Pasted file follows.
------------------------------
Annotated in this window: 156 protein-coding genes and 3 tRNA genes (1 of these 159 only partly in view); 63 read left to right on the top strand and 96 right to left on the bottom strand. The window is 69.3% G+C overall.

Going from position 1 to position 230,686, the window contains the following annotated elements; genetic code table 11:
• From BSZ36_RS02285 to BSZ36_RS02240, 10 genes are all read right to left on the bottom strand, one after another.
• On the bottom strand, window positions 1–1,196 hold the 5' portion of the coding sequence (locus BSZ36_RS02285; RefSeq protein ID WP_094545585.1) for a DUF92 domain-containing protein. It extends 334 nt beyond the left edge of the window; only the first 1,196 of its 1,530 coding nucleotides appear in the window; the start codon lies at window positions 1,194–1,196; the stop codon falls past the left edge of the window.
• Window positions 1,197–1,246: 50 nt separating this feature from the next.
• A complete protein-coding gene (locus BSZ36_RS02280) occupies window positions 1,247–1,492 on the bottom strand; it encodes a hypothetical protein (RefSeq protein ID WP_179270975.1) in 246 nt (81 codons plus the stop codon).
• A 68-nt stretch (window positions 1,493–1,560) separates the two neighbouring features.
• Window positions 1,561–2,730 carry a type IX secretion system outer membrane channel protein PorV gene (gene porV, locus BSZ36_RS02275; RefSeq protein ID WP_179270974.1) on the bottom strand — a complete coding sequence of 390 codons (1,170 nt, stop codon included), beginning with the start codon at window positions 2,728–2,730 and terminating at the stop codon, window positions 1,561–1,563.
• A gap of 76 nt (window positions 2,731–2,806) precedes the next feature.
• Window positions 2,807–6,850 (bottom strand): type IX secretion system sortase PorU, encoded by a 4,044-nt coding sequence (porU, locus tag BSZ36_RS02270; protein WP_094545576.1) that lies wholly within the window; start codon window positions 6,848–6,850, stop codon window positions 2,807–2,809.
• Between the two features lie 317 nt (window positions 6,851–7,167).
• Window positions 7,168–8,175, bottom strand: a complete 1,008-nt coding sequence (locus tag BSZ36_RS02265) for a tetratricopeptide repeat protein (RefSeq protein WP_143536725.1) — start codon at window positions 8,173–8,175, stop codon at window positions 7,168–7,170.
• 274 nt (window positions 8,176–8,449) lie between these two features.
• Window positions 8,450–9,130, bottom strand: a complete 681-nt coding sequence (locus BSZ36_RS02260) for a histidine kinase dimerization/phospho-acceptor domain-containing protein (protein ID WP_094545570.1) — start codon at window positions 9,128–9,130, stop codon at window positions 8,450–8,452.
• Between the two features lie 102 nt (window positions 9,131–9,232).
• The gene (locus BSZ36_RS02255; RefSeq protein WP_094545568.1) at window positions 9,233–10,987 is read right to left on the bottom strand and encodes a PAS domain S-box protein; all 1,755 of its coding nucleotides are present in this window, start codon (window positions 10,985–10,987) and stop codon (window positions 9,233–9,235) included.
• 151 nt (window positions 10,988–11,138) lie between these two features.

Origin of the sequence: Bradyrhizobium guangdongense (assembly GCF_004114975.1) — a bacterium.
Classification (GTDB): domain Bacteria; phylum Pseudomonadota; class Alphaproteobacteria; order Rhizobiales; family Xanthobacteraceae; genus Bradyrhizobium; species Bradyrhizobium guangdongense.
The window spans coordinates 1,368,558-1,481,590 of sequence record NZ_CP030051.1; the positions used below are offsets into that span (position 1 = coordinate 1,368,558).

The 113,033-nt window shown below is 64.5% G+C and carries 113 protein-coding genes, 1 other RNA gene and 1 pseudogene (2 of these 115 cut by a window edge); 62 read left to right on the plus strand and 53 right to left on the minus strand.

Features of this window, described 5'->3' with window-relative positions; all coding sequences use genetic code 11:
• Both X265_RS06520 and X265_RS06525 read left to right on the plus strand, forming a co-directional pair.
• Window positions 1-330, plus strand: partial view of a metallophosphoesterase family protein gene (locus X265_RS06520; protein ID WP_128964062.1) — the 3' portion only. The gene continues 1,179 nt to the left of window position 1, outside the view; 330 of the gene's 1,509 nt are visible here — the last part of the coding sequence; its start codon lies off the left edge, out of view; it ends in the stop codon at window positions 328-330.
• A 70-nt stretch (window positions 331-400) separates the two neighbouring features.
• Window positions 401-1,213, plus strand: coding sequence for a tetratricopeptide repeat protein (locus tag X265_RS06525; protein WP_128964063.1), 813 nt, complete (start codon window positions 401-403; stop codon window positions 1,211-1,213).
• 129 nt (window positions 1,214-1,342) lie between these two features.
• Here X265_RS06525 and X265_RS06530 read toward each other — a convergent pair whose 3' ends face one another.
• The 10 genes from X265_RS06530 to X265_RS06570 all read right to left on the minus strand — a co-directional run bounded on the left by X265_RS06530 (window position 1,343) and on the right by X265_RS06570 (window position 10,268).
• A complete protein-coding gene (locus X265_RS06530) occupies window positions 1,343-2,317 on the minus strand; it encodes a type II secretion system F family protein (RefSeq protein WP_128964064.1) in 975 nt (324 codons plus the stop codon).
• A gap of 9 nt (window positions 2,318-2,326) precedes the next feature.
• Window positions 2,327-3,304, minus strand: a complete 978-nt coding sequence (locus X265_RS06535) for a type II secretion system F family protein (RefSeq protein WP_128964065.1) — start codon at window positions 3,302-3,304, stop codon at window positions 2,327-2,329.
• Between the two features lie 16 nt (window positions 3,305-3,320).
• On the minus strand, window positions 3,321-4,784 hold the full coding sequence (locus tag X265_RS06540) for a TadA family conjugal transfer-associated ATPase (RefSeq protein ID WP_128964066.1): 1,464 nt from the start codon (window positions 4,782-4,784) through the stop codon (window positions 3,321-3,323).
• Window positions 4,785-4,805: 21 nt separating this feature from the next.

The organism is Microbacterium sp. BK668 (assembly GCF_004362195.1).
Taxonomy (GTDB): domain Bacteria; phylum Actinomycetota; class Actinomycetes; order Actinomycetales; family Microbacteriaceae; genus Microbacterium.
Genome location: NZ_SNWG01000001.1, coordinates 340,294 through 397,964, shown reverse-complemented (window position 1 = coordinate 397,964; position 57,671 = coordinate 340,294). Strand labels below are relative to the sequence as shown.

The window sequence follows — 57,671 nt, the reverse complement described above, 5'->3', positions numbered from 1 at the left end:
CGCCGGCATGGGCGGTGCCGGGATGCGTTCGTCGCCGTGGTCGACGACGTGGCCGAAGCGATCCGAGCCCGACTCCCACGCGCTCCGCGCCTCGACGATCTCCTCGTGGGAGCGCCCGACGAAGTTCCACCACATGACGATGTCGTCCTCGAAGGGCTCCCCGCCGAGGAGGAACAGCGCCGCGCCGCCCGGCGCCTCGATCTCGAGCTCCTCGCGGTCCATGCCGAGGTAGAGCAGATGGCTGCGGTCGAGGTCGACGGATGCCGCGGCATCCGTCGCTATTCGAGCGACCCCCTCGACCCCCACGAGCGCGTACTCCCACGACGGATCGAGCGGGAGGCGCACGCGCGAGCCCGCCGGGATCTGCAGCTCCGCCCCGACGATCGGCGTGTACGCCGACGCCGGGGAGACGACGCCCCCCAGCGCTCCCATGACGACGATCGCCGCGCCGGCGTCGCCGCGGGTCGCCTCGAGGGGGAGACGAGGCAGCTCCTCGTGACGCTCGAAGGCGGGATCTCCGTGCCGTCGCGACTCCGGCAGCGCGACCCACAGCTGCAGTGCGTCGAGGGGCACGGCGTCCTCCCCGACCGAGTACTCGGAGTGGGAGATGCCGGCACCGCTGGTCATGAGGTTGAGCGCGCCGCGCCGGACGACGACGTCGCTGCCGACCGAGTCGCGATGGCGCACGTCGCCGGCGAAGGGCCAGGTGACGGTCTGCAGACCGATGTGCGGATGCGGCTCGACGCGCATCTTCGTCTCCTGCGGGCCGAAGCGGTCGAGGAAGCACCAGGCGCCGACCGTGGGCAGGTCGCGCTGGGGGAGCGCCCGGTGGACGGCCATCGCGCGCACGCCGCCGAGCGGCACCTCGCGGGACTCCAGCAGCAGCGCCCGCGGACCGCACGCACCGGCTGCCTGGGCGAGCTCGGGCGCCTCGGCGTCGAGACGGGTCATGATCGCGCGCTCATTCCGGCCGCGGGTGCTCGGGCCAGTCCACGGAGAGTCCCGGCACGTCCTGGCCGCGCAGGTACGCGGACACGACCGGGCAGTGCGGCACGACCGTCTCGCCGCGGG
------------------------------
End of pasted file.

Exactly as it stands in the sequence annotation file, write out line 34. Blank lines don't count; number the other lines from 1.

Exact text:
• On the minus strand, window positions 3,321-4,784 hold the full coding sequence (locus tag X265_RS06540) for a TadA family conjugal transfer-associated ATPase (RefSeq protein ID WP_128964066.1): 1,464 nt from the start codon (window positions 4,782-4,784) through the stop codon (window positions 3,321-3,323).